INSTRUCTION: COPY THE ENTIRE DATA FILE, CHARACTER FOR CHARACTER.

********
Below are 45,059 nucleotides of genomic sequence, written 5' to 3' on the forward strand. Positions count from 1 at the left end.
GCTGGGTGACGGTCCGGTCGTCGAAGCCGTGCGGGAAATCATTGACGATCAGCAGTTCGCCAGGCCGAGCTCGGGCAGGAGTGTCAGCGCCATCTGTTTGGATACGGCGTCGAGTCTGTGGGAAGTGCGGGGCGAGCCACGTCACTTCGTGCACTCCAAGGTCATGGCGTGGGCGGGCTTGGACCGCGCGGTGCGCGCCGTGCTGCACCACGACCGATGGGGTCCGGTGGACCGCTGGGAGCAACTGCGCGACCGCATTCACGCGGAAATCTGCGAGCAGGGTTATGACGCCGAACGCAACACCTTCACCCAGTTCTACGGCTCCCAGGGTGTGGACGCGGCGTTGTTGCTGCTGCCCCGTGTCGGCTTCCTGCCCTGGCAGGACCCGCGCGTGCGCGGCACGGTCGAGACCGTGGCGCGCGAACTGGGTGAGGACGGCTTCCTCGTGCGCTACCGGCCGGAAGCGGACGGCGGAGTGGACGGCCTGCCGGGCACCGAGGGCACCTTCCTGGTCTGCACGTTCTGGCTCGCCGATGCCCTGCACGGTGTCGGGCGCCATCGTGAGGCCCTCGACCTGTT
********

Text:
Below are 45,059 nucleotides of genomic sequence, written 5' to 3' on the forward strand. Positions count from 1 at the left end.
GCTGGGTGACGGTCCGGTCGTCGAAGCCGTGCGGGAAATCATTGACGATCAGCAGTTCGCCAGGCCGAGCTCGGGCAGGAGTGTCAGCGCCATCTGTTTGGATACGGCGTCGAGTCTGTGGGAAGTGCGGGGCGAGCCACGTCACTTCGTGCACTCCAAGGTCATGGCGTGGGCGGGCTTGGACCGCGCGGTGCGCGCCGTGCTGCACCACGACCGATGGGGTCCGGTGGACCGCTGGGAGCAACTGCGCGACCGCATTCACGCGGAAATCTGCGAGCAGGGTTATGACGCCGAACGCAACACCTTCACCCAGTTCTACGGCTCCCAGGGTGTGGACGCGGCGTTGTTGCTGCTGCCCCGTGTCGGCTTCCTGCCCTGGCAGGACCCGCGCGTGCGCGGCACGGTCGAGACCGTGGCGCGCGAACTGGGTGAGGACGGCTTCCTCGTGCGCTACCGGCCGGAAGCGGACGGCGGAGTGGACGGCCTGCCGGGCACCGAGGGCACCTTCCTGGTCTGCACGTTCTGGCTCGCCGATGCCCTGCACGGTGTCGGGCGCCATCGTGAGGCCCTCGACCTGTT